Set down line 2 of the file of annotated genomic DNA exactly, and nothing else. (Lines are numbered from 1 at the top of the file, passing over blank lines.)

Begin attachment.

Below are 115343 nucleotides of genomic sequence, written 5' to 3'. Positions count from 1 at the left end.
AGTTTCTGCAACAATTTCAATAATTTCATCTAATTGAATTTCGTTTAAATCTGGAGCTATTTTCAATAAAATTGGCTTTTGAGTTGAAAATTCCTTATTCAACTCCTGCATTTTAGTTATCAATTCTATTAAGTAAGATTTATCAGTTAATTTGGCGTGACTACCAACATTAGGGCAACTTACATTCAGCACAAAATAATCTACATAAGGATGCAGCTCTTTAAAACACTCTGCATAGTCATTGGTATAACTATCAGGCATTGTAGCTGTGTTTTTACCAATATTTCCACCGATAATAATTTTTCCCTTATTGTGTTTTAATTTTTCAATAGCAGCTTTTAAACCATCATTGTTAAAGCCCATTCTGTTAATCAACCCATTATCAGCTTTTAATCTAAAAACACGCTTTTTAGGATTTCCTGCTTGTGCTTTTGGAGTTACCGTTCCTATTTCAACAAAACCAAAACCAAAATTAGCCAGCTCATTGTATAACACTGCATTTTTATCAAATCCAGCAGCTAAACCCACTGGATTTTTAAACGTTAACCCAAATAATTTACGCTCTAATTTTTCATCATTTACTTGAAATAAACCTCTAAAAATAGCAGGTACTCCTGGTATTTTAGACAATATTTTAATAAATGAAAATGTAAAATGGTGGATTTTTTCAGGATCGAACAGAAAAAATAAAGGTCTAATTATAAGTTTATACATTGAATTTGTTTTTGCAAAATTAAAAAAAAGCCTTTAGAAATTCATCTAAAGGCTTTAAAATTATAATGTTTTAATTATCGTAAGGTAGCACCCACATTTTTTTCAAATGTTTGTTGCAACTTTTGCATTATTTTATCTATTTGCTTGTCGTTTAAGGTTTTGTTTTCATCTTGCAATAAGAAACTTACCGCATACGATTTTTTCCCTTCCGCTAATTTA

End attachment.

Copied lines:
AGTTTCTGCAACAATTTCAATAATTTCATCTAATTGAATTTCGTTTAAATCTGGAGCTATTTTCAATAAAATTGGCTTTTGAGTTGAAAATTCCTTATTCAACTCCTGCATTTTAGTTATCAATTCTATTAAGTAAGATTTATCAGTTAATTTGGCGTGACTACCAACATTAGGGCAACTTACATTCAGCACAAAATAATCTACATAAGGATGCAGCTCTTTAAAACACTCTGCATAGTCATTGGTATAACTATCAGGCATTGTAGCTGTGTTTTTACCAATATTTCCACCGATAATAATTTTTCCCTTATTGTGTTTTAATTTTTCAATAGCAGCTTTTAAACCATCATTGTTAAAGCCCATTCTGTTAATCAACCCATTATCAGCTTTTAATCTAAAAACACGCTTTTTAGGATTTCCTGCTTGTGCTTTTGGAGTTACCGTTCCTATTTCAACAAAACCAAAACCAAAATTAGCCAGCTCATTGTATAACACTGCATTTTTATCAAATCCAGCAGCTAAACCCACTGGATTTTTAAACGTTAACCCAAATAATTTACGCTCTAATTTTTCATCATTTACTTGAAATAAACCTCTAAAAATAGCAGGTACTCCTGGTATTTTAGACAATATTTTAATAAATGAAAATGTAAAATGGTGGATTTTTTCAGGATCGAACAGAAAAAATAAAGGTCTAATTATAAGTTTATACATTGAATTTGTTTTTGCAAAATTAAAAAAAAGCCTTTAGAAATTCATCTAAAGGCTTTAAAATTATAATGTTTTAATTATCGTAAGGTAGCACCCACATTTTTTTCAAATGTTTGTTGCAACTTTTGCATTATTTTATCTATTTGCTTGTCGTTTAAGGTTTTGTTTTCATCTTGCAATAAGAAACTTACCGCATACGATTTTTTCCCTTCCGCTAATTTA